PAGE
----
It’s becoming a trend for smartphone brands to release TVs, as OnePlus, Xiaomi and now Motorola are doing it. OnePlus is due to unveil its own Smart TV this month, so Motorola effectively beat it to the punch. With all the hoopla around Apple TV+ (the service), I think it’s important to remember that Google’s Android TV platform powers about two dozen Smart TV and streaming device brands and over 30 cable companies worldwide.
The video business is not like the television business. TV has two basic business models. You pay (subscription). Someone else pays (advertiser supported). Sometimes these models are combined. That’s the entire story of TV revenue.
Video is another thing entirely. Amazon uses video to acquire customers (and their data). Apple uses video to sell hardware. Google and Facebook use video to acquire behavioral data to assist in the delivery of hyper-targeted advertising. Netflix has a premium-cable-like subscription model, but acquires behavioral data for hyper-targeted programming.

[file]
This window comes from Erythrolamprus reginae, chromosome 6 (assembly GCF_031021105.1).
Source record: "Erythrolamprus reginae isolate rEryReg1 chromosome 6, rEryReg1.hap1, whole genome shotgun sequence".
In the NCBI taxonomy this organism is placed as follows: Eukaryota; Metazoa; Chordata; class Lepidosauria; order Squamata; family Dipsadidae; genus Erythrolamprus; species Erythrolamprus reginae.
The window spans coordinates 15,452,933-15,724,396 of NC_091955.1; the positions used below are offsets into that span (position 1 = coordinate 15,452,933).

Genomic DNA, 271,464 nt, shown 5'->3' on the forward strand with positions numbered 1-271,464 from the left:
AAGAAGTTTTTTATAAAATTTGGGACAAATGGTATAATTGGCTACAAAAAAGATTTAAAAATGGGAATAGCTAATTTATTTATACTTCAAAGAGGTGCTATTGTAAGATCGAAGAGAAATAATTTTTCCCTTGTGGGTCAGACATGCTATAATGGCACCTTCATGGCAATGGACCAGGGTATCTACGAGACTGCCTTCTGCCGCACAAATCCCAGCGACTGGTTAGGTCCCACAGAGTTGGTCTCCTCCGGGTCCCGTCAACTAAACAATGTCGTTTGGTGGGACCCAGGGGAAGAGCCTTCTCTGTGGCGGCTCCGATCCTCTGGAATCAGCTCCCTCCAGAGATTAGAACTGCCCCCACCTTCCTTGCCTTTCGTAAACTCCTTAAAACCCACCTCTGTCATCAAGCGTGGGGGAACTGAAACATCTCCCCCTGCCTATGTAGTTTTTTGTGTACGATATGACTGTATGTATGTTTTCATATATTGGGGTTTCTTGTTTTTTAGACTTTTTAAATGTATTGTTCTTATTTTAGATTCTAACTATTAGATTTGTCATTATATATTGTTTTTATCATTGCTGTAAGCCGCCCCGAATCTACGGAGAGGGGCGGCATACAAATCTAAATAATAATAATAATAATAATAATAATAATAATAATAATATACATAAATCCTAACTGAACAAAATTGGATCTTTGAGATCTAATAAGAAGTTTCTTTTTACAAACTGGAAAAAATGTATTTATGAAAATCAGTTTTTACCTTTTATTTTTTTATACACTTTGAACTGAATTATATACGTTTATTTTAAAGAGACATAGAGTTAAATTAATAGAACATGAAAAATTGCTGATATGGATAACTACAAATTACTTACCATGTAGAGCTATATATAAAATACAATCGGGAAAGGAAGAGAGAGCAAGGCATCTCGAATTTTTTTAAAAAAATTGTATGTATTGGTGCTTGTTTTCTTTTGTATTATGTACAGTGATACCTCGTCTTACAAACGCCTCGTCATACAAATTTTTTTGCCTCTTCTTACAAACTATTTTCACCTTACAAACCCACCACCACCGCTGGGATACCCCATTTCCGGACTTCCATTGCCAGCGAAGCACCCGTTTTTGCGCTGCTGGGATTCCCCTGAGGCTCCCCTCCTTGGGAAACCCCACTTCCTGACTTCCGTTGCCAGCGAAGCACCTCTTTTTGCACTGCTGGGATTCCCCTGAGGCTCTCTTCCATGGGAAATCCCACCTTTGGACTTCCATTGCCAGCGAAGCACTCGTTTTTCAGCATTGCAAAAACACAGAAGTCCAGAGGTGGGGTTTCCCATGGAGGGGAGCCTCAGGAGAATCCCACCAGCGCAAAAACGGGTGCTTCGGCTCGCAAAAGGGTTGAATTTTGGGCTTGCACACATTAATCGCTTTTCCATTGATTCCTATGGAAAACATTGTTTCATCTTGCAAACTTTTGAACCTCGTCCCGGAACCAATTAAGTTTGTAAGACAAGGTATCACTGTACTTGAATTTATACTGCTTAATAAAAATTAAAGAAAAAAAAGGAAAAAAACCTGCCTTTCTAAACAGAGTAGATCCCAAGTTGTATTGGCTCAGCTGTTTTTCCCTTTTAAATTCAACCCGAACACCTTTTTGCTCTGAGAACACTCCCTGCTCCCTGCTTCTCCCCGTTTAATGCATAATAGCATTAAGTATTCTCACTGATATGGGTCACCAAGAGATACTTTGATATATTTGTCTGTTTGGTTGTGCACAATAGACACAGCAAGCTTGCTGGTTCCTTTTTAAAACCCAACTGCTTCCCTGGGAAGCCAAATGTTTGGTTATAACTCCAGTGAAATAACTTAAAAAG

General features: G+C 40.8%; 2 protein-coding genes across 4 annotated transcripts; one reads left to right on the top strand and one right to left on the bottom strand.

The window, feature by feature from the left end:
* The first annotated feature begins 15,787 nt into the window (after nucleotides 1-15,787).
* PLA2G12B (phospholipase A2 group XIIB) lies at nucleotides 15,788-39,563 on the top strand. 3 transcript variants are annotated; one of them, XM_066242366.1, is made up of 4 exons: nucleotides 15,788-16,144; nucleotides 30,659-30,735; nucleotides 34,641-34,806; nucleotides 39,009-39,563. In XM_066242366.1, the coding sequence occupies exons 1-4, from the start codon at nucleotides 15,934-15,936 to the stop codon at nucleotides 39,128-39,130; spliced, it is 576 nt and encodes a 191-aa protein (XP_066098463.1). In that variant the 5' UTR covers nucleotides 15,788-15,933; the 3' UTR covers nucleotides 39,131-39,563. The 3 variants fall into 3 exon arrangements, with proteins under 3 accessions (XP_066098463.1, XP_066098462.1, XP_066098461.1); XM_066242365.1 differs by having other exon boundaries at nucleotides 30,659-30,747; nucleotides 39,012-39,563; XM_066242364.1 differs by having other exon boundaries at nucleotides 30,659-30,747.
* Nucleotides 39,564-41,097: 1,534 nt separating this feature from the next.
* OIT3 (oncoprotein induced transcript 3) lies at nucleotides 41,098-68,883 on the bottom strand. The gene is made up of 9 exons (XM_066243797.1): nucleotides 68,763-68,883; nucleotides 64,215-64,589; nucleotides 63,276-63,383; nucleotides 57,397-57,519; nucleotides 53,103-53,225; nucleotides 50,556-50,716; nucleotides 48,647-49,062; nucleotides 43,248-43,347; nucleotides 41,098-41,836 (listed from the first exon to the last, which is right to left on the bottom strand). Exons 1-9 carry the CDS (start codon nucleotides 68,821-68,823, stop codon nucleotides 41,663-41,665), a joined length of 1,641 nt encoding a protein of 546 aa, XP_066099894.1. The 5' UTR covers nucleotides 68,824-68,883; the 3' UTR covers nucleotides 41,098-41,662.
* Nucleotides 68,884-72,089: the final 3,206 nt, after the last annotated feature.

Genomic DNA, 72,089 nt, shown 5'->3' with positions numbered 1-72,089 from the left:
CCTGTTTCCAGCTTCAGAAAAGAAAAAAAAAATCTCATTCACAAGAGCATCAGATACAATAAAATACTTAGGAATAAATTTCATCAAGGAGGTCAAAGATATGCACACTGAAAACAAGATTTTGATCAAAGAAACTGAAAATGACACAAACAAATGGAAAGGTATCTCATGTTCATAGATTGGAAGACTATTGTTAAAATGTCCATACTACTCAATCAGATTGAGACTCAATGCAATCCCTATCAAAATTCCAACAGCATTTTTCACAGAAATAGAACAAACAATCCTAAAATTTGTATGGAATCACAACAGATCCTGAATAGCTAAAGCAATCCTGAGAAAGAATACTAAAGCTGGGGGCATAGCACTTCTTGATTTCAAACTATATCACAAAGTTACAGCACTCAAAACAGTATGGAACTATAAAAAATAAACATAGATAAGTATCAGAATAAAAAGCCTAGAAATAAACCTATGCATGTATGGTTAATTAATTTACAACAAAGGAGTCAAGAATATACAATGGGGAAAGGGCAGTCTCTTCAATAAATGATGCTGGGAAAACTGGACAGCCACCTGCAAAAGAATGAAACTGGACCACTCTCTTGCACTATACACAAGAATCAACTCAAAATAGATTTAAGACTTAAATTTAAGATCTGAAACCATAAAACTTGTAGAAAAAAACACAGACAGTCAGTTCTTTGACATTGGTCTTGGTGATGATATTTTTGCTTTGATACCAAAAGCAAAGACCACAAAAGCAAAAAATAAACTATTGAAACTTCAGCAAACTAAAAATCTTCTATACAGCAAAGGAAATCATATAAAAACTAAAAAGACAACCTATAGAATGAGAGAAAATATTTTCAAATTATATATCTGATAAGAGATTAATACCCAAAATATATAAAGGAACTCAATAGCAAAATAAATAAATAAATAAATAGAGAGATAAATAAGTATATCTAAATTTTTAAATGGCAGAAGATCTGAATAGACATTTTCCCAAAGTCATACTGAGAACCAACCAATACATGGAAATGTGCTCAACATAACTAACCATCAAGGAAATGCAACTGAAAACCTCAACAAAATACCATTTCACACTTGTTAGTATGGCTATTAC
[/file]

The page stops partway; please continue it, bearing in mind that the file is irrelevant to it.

As you go down the list of business models for video distributors, you will quickly realize that while video is the common thread, most of the organizations in the “video business” are using video with different business objectives in mind.
A long way of saying, Apple TV+ will benefit from the tyranny of incumbency, but in the end, it’s a hardware (ecosystem) play — and it will be a good one. But it’s a big world and Moto and Xiaomi are incumbents too.
Author’s note: This is not a sponsored post. I am the author of this article and it expresses my own opinions. I am not, nor is my company, receiving compensation for it.
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